Nutritional Program for Arthritis

When patients come to me for advice about specific medical problems, they usually have been told that they need medication or surgery, and they are seeking ways to avoid those treatments. Sometimes they have already tried medications, which have produced significant side effects.

Usually, they have many treatment alternatives but they have no information about their choices. One example of effective alternatives is the reduction in blood pressure that meditation produces. Others are the dietary changes and exercise programs that lead to lowered cholesterol. Since the medical treatments for these two conditions are often more dangerous than the problems, it is worth seeking safer alternatives.

Dr. Dean Ornish has shown that patients with heart disease can often avoid surgery and reverse their heart disease with a combination of a low-fat diet, meditation, and exercise. Norman Cousins healed his ankylosing spondylitis (a form of arthritis of the spine) with laughter and high doses of vitamin C. He wrote about his experience in the New England Journal of Medicine, and followed this article with a book, The Anatomy of an Illness. Many patients have cured their digestive disturbances simply by avoiding certain foods.

Over and over, we are seeing the results of lifestyle changes in health care. A recent scientific medical conference put on by the American College for Advancement in Medicine was entitled: Lifestyle Medicine—Medicine for the Nineties. Researchers and physicians both attended and taught at this scientific meeting. Much of it related to the role of dietary supplements in medical therapy.

Dietary supplements are among the safest and most effective choices in health care. They are almost free of side effects, they are easy to take, they are relatively inexpensive, and they usually enhance many life functions besides the specific condition for which they are being given. Following is an example of how nutritionally oriented physicians might use supplements as part of the treatment for a specific health problem. This is a suggestion that is supported in the medical literature and in the experience of many physicians.

Remember this is an example, not a prescription for you, and the supplement list is in addition to many other health practices. Other supplements may be helpful, and you may not need all of these to get results. For more information on any one supplement, look for its description in Dietary Supplements. No one program is appropriate for everybody, but these suggestions are good starting points from which individual programs can be modified.

Arthritis Treatment Programs

Inflammation or deterioration of the joints, with progressive destruction of the joint cartilage, is responsible for much of the disability of the elderly, although it also affects younger people. As the cartilage gets worn away, the bones of the joints rub on each other and cause varying degrees of pain.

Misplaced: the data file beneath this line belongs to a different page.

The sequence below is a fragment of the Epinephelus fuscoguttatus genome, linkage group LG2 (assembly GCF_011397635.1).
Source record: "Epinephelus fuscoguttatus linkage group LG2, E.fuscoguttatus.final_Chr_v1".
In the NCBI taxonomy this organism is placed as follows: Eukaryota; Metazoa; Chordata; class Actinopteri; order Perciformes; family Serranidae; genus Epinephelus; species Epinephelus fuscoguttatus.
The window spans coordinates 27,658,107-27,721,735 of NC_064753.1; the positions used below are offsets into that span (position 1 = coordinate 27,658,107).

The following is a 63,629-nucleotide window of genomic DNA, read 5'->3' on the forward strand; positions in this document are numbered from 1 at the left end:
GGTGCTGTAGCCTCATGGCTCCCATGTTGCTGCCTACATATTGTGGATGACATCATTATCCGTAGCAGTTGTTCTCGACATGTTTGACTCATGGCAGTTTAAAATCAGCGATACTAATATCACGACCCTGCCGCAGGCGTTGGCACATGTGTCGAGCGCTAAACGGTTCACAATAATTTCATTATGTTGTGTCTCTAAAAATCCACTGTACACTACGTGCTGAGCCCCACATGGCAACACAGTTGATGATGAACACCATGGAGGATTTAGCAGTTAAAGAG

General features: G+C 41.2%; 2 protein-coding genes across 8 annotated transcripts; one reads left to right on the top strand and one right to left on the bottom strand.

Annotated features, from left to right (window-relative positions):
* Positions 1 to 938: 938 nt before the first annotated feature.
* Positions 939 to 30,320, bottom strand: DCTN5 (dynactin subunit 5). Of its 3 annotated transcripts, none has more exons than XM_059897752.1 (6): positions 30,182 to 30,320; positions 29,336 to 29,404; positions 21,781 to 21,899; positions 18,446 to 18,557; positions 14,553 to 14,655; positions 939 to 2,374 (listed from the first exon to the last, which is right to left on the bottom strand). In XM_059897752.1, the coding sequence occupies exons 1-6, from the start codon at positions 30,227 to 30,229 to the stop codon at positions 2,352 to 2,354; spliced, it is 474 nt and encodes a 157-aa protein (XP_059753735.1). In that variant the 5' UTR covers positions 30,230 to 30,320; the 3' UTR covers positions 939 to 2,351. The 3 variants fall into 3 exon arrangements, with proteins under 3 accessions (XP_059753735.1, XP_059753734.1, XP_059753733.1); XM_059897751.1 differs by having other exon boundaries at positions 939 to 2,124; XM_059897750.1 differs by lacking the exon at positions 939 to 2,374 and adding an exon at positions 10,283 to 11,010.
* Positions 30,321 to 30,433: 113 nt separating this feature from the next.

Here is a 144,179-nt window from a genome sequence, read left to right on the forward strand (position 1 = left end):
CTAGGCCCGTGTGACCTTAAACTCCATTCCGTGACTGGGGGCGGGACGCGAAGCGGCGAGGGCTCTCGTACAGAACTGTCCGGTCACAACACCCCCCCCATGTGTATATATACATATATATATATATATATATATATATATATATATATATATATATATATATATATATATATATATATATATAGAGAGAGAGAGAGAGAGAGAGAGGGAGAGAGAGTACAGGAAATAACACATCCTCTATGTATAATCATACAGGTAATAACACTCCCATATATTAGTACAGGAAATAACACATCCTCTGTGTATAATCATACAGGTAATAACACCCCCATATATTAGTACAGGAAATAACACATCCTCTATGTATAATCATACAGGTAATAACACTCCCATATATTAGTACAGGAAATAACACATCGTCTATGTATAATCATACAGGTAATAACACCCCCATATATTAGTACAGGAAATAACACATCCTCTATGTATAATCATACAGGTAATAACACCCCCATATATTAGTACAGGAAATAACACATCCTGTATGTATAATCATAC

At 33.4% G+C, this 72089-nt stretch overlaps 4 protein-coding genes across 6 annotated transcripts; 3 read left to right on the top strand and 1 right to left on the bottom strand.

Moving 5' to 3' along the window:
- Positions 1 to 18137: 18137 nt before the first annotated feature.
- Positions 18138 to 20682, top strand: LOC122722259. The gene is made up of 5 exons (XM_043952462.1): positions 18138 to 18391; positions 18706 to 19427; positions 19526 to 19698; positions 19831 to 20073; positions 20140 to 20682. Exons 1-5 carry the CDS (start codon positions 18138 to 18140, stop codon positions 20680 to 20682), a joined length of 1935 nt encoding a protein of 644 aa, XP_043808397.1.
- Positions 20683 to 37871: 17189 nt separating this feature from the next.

Rheumatoid arthritis is the result of connective tissue destruction by immune complexes formed when the immune system attacks the body’s own tissue. This is called autoimmunity, which is poor regulation (or dysregulation) of immune function, not simply increased activity. Some dietary supplements that enhance immune activity actually relieve rheumatoid arthritis and reduce joint destruction, since they help restore normal immune regulation.

Rheumatoid arthritis is more common in women than men, and occurs in relatively young people, most commonly starting in the thirties and forties. It is commonly associated with other immune system disorders, such as dry eye syndrome (Sjögren’s syndrome) and Raynaud’s phenomenon (blood vessel spasms in the hands or feet precipitated by exposure to cold).

Food allergies commonly play a role in causing rheumatoid arthritis. Although many physicians and the well-known national arthritis organizations often say that diet has nothing to do with arthritis, clinical experience and a number of research articles have shown otherwise. Healthy diets and avoiding food allergens are important components of arthritis treatment. Allergy tests can help pinpoint which foods to avoid. In my experience, dairy products and meats make symptoms worse, possibly because of allergy and possibly because land-animal fats can increase inflammation.

Other immune arthritis conditions include ankylosing spondylitis (arthritis of the spine) and arthritis associated with psoriasis.

Osteoarthritis, or degenerative joint disease, is more common than rheumatoid arthritis and is the result of wear and tear, infection or joint injury. After the age of 70, there is X-ray evidence of osteoarthritis in 85% of Americans, although some of them may have no symptoms. It is often helped by the same dietary supplements that relieve rheumatoid arthritis. The following supplements are often helpful for relieving symptoms and restoring joint integrity:

Basic Multiple Formula 3 3
Vitamin C 1000 mg 3 3
Magnesium aspartate 200 mg 1 1
Niacinamide 500 mg 2 2
GLA 240 mg (from borage oil) 1
EPA fish oil 1000 mg 2 2
Vitamin E 400 IU natural mixed 1 1
Glucosamine sulfate 500 mg 2 2
Proanthocyanidins 50 mg mixed 1 1

There are many reports of other supplements that sometimes help arthritis. They include extracts of sea cucumber, green-lipped mussel, and cartilage—from either shark or calf (bovine) sources. Some of my patients have reported benefits from these supplements. However, so far I am not as impressed with these products as with those in the program outlined above.

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Written by Michael Janson MD

Explore Wellness in 2021